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Summary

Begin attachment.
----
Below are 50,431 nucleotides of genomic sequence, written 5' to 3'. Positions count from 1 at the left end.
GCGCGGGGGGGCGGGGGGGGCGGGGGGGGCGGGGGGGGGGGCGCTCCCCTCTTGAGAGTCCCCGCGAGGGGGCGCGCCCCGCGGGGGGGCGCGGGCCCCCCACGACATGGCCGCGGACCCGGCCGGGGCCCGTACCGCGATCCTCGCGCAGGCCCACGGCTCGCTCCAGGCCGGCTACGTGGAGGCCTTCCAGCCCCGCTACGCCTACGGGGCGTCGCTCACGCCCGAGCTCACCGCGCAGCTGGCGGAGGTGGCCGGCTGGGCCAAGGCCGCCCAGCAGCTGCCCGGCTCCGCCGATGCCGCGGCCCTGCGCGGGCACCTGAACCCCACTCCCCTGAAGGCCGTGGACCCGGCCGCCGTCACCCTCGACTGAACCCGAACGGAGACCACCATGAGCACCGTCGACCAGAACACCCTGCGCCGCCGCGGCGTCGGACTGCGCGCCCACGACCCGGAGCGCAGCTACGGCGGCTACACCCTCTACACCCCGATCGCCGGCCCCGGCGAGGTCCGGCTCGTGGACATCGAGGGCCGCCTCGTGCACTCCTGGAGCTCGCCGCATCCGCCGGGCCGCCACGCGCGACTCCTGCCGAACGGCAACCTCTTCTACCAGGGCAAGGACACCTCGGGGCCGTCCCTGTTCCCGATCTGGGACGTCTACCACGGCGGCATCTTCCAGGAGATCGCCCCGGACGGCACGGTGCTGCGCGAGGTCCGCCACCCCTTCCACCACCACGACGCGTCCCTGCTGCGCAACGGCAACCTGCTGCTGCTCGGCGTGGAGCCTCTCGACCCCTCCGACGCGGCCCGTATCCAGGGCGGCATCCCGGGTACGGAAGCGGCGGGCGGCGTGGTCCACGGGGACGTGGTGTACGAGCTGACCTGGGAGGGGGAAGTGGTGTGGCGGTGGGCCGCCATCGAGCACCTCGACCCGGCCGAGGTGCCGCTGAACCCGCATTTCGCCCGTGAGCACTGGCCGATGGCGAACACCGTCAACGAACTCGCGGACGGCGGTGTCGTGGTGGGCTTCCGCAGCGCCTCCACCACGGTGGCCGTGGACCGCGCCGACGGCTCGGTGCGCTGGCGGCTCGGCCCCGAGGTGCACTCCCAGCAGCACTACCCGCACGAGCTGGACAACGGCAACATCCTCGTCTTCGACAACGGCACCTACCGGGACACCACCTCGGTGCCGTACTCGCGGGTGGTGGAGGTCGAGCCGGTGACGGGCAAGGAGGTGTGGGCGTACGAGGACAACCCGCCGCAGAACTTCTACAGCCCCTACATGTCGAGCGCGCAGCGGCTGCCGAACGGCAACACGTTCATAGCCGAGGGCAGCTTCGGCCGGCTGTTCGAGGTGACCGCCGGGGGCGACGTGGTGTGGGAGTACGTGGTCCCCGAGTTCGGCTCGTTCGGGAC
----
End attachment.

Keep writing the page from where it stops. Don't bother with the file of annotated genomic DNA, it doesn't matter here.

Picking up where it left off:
The lateral line of aquaculture fishes has rarely been studied although it is a very important anatomical organ that could serve as an inexpensive and easy tool to distinguish farmed from wild individuals. In the present study, lateral line deformities were examined in both wild and farmed sea bass (Dicentrarchus labrax) and sea bream (Sparus aurata) specimens to try to detail all possible differences between them. In order to do so, the morphology of the trunk lateral line in wild and farmed adults was examined whereby two major deformities were observed in both species: the ‘scale pocket’ deformity (14–40% incidence in all groups) where the specialized scales are missing but the canal underneath is present and the scale print is obvious, and the ‘somatic scales’ deformity (14–56% incidence in farmed individuals only) where the missing lateral line is covered with normal somatic scales. Histological examination confirmed the macroscopic observations in that the lateral line mechanism was present – although damaged – beneath the scale pocket deformity and completely absent beneath the somatic scales deformity. It is argued that the scale pocket deformity is a result of an accident during the life of the fish whereas the somatic scales deformity is an actual deformity in development.